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State of Cubs catching situation: Stolen base attempts, offensive contributions and playing time

3 weeks agoTony Andracki

The Cubs need more from their catching position this season.

And they know it.

Craig Counsell touched on multiple areas of the Cubs catching situation prior to Friday’s game against the Reds, ranging from how playing time is doled out to controlling the running game.

The Cubs entered play Friday tied for the worst WAR from the catching position by FanGraphs’ metric (-1.0).

A big part of that is due to the offense.

The Cubs rank 29th out of 30 MLB teams in batting average (.181) and on-base percentage (.203) and slugging percentage (.271) from the catching position.

Miguel Amaya and Yan Gomes have combined for a 30.0% strikeout rate (27th in MLB among catchers) and a 4.4% walk rate (also 27th).

Amaya is a 25-year-old going through his second year in the big leagues – and first full season. He is hitting .196/.258/.286 (.544 OPS) on the year while drawing a majority of the starts behind the plate.

Gomes is the seasoned veteran who will turn 37 in July. He was the team’s primary catcher last year and had a strong season with a .267 average and .723 OPS in 116 games while driving in 63 runs and coming up with several clutch hits throughout the year.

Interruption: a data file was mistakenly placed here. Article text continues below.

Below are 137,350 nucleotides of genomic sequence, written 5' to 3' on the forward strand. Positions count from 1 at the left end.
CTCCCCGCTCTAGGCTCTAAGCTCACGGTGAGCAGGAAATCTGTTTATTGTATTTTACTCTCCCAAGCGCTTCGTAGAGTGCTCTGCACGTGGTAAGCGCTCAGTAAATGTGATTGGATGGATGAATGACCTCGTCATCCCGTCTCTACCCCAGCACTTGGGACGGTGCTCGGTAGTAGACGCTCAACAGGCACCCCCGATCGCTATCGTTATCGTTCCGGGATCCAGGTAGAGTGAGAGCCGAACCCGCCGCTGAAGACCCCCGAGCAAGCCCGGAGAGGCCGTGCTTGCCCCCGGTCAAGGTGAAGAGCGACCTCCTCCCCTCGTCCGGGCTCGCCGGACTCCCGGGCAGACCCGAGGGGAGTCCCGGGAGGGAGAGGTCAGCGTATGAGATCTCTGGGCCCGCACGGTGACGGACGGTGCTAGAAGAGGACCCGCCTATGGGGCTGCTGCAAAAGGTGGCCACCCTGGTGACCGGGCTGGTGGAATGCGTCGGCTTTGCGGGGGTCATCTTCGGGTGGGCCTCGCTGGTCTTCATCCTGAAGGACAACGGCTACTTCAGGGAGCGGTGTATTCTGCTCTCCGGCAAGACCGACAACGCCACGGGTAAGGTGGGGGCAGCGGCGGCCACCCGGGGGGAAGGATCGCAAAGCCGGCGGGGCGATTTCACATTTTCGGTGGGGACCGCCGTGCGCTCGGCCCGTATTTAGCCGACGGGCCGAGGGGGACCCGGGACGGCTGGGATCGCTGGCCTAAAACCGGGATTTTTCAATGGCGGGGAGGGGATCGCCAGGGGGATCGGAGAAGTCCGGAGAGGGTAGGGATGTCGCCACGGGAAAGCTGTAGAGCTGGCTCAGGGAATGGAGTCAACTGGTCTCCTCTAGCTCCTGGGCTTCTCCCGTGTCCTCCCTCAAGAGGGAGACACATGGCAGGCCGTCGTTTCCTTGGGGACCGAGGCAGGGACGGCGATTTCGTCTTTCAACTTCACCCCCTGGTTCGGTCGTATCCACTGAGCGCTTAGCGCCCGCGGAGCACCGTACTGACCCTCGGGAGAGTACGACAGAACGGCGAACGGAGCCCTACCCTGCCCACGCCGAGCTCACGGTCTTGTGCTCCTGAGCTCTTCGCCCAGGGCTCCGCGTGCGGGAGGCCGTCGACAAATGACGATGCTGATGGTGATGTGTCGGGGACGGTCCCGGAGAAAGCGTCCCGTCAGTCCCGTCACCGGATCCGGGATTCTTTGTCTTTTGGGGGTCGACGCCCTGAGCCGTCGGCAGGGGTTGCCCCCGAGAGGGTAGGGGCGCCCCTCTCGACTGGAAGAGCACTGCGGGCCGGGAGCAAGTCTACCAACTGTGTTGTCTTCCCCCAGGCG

This season, Gomes has taken a big step back at the plate. After going 0-for-2 with a hit-by-pitch during Friday’s game, he is now slashing .154/.173/.244 this year for a .417 OPS. He has 6 runs scored and 5 RBI in 28 games.

“Yan’s gotten off to a slow start,” Counsell acknowledged. “And he did have a very good offensive season last year. … It’s been a struggle right now. And frankly, our catchers’ offense has been a struggle right now.

“We’re going to need to have better offense from our catchers frankly to have a good offense. To have spots in your lineup that aren’t producing kind of stops rallies, so to speak.

“It’s tough when Yan’s struggling. He’s been a good offensive catcher in this league for a long time. So we’ve got to get him going.”

Counsell said he hasn’t seen anything that has jumped out to him about Gomes’ at-bats this year apart from maybe making better swing decisions.

“The consistency of playing time may contribute to that a little bit but it’s also a job that you got to be able to do,” Counsell said.

Meanwhile with Amaya, the Cubs manager has seen the young backstop go through several different phases this season offensively – from a period where he was unlucky to a place where he was chasing pitches out of the zone too often and times where Amaya is just missing pitches to hit.

“We’re just going to keep going. Big-league at-bats from Miguel is a great teacher right now,” Counsell said. “At his experience level, he will improve but we need the improved offense for our catchers. There’s no question about it.”

Amaya Gomes Photo Together St 2024